I keep promising myself that I will not write another column on PPACA, but the near-daily revelations make it the gift that keeps on giving for commentators and pundits alike.
The steady tattoo that proves Mrs. Pelosi had it partially correct is unavoidable. As she prophesized, we did have to read it to learn what was in it. As it rolls over the country like a runaway steamroller, it is looking more apocalyptic with each passing day.
I do not use the word “apocalyptic” lightly, but watching this law and its avalanche of regulations unfold, it seems like the only word that actually fits. According to the Oxford English Dictionary, going back to the word’s ancient Greek roots, apocalyptic means “an uncovering or a disclosure of knowledge hidden from humanity in an era dominated by falsehood and misconception”. To paraphrase Johnnie Cochran during another famous miscarriage of justice, “If the word fits…”
If I ran a health insurance company today, I would be looking out the window of my corner office, watching for the arrival of the locusts. Perhaps the view from the many empty offices that used to comprise the underwriting department would be better. PPACA promised the removal of most of the rational pricing mechanisms would be offset by an influx of participants — many healthy — who would become a de facto price mechanism.
The theory is not dissimilar to community rating, the darling of earlier reformers. How did that strategy work out? A quick look at the seven states with community rating applied to individual and small group (two to 50 lives) policies makes quick work of any delusion of its efficacy. New York, Vermont, Massachusetts, New Jersey, Washington and Oregon tried that scheme, and it resulted in the some of the highest premiums in the nation. As we move toward a national variant of that motif, why are so many surprised that costs are beginning to rise exponentially?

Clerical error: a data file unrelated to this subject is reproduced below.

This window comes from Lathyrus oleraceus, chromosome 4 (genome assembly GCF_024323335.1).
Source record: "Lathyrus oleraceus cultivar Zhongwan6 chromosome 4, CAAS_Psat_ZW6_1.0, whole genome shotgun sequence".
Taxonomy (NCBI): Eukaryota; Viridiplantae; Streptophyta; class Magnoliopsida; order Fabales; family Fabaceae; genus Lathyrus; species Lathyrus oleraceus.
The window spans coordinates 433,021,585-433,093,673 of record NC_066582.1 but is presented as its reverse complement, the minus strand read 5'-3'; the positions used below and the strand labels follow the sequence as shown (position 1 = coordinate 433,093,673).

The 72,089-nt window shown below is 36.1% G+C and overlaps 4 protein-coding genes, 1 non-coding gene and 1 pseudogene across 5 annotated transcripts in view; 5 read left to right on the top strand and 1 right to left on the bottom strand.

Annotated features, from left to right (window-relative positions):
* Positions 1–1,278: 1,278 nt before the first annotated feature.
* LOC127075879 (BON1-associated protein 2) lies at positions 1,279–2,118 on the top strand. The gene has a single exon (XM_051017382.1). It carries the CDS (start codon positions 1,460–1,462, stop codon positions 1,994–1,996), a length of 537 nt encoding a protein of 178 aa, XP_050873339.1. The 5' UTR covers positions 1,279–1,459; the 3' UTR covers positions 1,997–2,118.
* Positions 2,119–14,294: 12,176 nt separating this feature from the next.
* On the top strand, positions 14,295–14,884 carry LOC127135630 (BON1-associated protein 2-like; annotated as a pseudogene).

The salient question is how could they not rise? Most of the indignation seems to be coming from PPACA supporters. It would be tempting to indulge in a little gloating and schadenfreude, but that would be like being happy because the leak is in your friend’s end of the canoe. Perhaps there is another — more sinister — explanation. More on that later.
Surprise: Serious conditions are expensive
Amidst what we have seen thus far are nuances that we have not yet even contemplated. Recently, I had a conversation with a friend who works in the structured settlement vertical. For the uninitiated, a structured settlement can be either (or both) a financial or insurance arrangement that is used to provide compensation to a claimant for a personal injury.
When you think about pre-existing conditions, these claimants (clients to my friend) may define the cohort. The very nature of their illnesses and/or injuries has shut them out of the traditional health insurance market. Many have had to seek care via Medicaid or Medicare, but that will all change under PPACA. These unfortunate individuals, generally through no fault of their own, have grievous chronic conditions that are expensive to treat.
When the doors to Insurance Land open for them next year, they will happily pay a community rate to purchase insurance in the same market as the rest of us. There is no risk adjustment mechanism for carriers who end up with these folks on their rolls. They will just have to eat the cost of care and pass them along — at least, to the extent they are permitted to do so.
Remember that PPACA treats insurance carriers as de facto public utilities. What they can offer and what they can charge for their offerings is tightly regulated and will likely become more so as we get further along the implementation road.